Be part of research that supports the creation of the Great Forest National Park. Our NatureWatch citizen scientists help to monitor the fauna across the area of this proposed new national park using wildlife detection cameras for small mammals and rodents, song meter audio recording devices for detecting birds and evening stagwatching and spotlighting for nocturnal possums and gliders.

Key threatened species we are searching for include: Leadbeater’s Possum, Greater Gliders, Southern Brown Bandicoots, Powerful Owls and Sooty Owls.

This project is kindly supported by Bank Australia and the Foundation for National Parks and Wildlife.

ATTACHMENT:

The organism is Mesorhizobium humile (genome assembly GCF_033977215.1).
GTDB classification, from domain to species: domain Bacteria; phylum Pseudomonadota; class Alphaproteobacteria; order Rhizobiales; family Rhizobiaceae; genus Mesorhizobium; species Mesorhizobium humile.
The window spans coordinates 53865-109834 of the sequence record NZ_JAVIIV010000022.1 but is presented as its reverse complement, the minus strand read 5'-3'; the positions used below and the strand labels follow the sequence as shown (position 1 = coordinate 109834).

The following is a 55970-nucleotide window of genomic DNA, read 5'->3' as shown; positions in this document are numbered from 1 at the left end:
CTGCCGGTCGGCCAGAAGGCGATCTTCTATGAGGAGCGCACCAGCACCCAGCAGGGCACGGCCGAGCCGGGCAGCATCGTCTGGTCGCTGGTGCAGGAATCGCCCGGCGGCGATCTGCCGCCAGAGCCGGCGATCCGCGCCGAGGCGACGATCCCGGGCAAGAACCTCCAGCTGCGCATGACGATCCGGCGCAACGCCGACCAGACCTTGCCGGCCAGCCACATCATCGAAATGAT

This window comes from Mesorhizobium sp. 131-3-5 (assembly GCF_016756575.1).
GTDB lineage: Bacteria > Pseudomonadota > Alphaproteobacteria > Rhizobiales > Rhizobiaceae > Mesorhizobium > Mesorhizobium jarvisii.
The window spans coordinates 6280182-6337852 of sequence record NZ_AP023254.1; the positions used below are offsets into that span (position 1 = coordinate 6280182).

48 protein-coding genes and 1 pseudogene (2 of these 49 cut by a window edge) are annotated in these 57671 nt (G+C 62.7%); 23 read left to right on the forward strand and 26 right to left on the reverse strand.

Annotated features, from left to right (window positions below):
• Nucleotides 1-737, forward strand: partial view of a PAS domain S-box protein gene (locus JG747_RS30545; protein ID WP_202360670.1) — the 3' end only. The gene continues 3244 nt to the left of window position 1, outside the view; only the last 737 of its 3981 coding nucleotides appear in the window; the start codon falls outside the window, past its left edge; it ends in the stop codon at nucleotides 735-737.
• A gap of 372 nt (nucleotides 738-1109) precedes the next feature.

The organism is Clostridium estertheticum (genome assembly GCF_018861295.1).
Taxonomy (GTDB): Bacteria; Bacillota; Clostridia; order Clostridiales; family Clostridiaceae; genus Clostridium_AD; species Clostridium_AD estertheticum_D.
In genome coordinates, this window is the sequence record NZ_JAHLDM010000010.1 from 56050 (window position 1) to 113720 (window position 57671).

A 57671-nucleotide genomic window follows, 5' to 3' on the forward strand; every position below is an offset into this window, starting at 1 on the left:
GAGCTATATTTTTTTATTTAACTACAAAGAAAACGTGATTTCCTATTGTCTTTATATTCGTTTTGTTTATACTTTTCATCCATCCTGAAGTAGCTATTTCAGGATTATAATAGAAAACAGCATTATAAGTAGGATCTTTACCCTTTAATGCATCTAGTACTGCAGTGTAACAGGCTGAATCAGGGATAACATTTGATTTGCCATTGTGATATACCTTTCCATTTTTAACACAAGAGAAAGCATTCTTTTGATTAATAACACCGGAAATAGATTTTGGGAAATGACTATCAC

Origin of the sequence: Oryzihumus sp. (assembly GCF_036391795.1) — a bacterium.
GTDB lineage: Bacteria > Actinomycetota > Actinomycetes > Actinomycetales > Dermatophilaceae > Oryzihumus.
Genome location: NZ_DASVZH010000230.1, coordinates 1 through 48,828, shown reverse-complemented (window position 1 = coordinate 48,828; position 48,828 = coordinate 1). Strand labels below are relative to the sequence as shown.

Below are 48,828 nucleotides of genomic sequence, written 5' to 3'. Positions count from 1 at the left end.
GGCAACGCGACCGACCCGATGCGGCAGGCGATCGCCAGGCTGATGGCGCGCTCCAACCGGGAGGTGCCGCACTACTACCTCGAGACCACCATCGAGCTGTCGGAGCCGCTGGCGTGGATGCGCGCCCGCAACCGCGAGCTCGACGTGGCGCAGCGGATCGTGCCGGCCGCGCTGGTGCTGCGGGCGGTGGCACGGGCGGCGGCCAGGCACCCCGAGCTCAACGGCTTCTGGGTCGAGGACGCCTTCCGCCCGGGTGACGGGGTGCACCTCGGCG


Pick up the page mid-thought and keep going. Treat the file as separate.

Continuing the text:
What is stagwatching?

Stags are old trees that provide essential tree-hollows for native possums and gliders who emerge each night to forage. Stagwatching involves sitting on the forest floor and looking up to the silhouette of the stag tree against the night’s sky to watch for emerging animals. We partner with Professor David Lindenmayer’s research team from the Australian National University.  NatureWatch volunteers contribute to over thirty years of ecological research investigating the possums and gliders of these forests and the decades of impacts from timber harvesting and bushfire.

Eco-acoustic monitoring

To determine the range of birds in an area we use recording devices deployed over long periods of time in the forest. The audio data is then analysed by Dr Karen Rowe of Museums Victoria to verify the presence of target species or determine the range of birds using the area as habitat.